The religious understanding of the human as the image of God is important in order to encourage an ethical relationship with animals. People are morally superior in the sense that they have the ability to serve. Just like Jesus Christ – the High Priest – had a calling to follow the perspective of God, so are people called upon to practise a worldly priesthood. The throes of creation call for people who want to labour for its healing and liberation. Worldly priesthood thus means that we can remedy the suffering of the world by the power of the Holy Spirit. We can transform the world when we practise ways of liberation without making human interests our first priority. We can serve creation just like Christ was its servant. Being a servant means: acting in a priestly manner for God’s creation. We have no right to treat animals solely as means to our own ends.
Dominion: the right to serve
If the dominion over animals grants us any rights at all, it is the right to serve. Christians can show what it means to believe in a generous and loving God by demonstrating our own generosity towards other, nonhuman creatures.
In order to illustrate the general nature of generosity in our attitude towards animals, Linzey uses the analogy of the relationship of parents and children. Analogous to parenthood we can use our authority to benefit animals. Parenthood means no less than the daily moral obligation to practise generous love. When we use our power to determine the quality of the life of an animal or even its life itself, our motive should always be the interest of the animal, just as it should be with children. Our moral obligation to be generous increases whenever we find ourselves in a position of power towards powerless creatures. This requires a reorientation of our relationship with animals comparable to the one that has already been initiated where children and other vulnerable members of society are concerned.10
The starting point in Stephen Webb’s book On God and Dogs (1998) is not the rights of animals, but the loving relationship between people and their pets.11 This relationship serves as a model for the way people should relate to all the animals in the world. Webb understands the person-dog relationship as something mutual, something that goes beyond profit calculations. In this relationship the dog gives its unconditional love and the person is called upon to respond with a similar gift of love. This exchange of love, says Webb, is a sort of rhetoric, a way of communicating that takes place between those who do not share the same language or are unable to speak at all.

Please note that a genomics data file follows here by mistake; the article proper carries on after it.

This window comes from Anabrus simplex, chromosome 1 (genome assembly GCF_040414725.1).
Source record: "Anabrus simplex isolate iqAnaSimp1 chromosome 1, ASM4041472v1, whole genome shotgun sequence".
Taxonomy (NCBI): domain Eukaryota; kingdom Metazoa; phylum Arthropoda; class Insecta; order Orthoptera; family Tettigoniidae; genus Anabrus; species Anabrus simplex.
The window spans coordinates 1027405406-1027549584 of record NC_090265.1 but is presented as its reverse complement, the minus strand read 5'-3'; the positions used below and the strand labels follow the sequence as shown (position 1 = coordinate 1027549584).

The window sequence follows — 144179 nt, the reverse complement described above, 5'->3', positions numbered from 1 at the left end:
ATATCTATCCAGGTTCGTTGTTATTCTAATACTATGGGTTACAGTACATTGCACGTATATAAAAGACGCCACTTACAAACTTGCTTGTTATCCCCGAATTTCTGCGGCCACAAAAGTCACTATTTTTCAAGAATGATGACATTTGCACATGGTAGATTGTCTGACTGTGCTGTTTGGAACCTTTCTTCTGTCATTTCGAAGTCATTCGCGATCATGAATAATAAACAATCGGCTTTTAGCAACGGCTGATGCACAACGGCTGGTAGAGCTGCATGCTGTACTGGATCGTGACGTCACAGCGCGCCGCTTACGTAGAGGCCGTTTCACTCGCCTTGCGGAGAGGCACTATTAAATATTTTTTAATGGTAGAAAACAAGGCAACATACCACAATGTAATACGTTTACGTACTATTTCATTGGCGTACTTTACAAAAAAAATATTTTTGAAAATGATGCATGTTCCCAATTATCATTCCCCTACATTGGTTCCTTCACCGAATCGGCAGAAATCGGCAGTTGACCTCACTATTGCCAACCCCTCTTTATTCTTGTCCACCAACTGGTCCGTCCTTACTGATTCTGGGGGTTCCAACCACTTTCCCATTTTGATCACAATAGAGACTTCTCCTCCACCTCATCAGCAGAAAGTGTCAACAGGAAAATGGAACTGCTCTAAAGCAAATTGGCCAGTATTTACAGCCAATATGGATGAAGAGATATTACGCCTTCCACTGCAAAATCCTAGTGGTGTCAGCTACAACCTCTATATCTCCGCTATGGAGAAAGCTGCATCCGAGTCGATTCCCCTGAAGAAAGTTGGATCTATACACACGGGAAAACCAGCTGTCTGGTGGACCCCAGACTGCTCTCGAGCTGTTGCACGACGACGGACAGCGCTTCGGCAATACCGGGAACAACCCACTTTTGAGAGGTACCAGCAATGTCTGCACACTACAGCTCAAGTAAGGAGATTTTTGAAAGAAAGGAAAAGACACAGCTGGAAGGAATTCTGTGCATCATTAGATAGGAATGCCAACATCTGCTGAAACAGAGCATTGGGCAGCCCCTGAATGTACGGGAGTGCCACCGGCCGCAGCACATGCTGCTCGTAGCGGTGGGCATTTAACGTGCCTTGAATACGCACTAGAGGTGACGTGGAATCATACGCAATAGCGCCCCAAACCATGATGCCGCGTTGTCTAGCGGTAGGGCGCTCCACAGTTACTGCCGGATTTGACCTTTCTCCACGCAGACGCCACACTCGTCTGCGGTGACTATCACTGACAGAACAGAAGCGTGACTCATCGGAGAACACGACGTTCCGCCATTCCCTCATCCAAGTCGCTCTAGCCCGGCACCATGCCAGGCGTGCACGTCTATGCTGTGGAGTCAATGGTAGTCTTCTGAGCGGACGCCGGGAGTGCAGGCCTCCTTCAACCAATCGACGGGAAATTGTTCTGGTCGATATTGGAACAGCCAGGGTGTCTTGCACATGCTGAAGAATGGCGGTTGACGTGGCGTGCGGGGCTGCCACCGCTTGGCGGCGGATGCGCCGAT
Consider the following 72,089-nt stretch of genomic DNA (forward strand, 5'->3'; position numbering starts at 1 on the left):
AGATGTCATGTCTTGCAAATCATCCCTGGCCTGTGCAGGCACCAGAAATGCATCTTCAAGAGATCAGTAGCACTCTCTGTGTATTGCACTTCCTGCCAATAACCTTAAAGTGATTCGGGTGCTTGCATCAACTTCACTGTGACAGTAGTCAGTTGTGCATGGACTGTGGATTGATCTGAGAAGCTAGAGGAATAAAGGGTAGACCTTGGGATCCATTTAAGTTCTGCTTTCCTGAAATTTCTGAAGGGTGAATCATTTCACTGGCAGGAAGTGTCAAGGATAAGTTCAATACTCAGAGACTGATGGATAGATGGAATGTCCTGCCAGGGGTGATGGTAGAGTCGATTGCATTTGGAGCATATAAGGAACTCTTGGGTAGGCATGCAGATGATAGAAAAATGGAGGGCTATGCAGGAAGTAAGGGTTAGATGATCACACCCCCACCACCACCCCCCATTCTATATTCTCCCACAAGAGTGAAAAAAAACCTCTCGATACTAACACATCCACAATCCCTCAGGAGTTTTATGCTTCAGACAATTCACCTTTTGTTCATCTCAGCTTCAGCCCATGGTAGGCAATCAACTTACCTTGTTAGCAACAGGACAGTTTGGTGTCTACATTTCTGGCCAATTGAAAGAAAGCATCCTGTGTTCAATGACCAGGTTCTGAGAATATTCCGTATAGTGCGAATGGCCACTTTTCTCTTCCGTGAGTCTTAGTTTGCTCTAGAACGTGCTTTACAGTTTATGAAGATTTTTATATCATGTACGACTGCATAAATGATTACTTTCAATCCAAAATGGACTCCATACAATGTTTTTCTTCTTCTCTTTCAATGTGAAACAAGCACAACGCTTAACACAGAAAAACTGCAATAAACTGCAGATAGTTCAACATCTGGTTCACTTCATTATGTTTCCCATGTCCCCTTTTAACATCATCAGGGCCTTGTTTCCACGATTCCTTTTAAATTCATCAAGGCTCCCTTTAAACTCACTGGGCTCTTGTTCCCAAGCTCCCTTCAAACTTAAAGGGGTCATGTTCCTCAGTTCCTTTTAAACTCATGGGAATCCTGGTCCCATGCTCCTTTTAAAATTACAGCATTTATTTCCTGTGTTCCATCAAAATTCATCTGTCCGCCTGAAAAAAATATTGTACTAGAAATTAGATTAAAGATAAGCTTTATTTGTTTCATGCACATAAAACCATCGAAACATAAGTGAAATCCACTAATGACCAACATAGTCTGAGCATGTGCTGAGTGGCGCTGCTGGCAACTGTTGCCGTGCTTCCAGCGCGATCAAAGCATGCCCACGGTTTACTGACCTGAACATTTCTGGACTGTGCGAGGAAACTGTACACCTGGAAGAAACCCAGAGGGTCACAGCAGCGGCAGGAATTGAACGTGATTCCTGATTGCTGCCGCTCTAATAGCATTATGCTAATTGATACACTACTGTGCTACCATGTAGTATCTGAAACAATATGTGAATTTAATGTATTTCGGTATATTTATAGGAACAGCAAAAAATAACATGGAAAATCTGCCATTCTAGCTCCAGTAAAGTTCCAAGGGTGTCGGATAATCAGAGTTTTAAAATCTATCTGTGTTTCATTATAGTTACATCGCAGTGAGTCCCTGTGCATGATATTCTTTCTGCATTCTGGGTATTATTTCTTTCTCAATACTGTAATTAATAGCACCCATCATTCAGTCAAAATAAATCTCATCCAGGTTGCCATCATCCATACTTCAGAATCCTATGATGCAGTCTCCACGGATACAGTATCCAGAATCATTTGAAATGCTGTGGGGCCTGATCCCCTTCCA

The person-dog relationship makes generous love possible between heterogeneous creatures. This relationship can open a perspective of abundance that enables us to give ‘outwardly emanating care’: from the specific experience of mutual generous love between person and animal we can allow the love to emanate, to flow out towards all animals. As a result of the encounter with others, new perspectives are opened up and from this position it becomes possible to cultivate and expand our care. When we acknowledge the dog’s love as generous love in the person-dog relationship, we can discover it has more to offer than a confirmation of what we want to take it for. This ‘more’ is an impulse to live our lives in an abundance of love and grace. Generous love stops being a one-way street of humanity and becomes something mutual, a matter of receiving and passing on. This type of person-animal relationship based on mutual giving, Webb calls grace. Indeed, not all interactions with animals are full of grace. However, what Christians call grace in their dealings with other people is present as well in our relationships with animals.
Loving animals as gift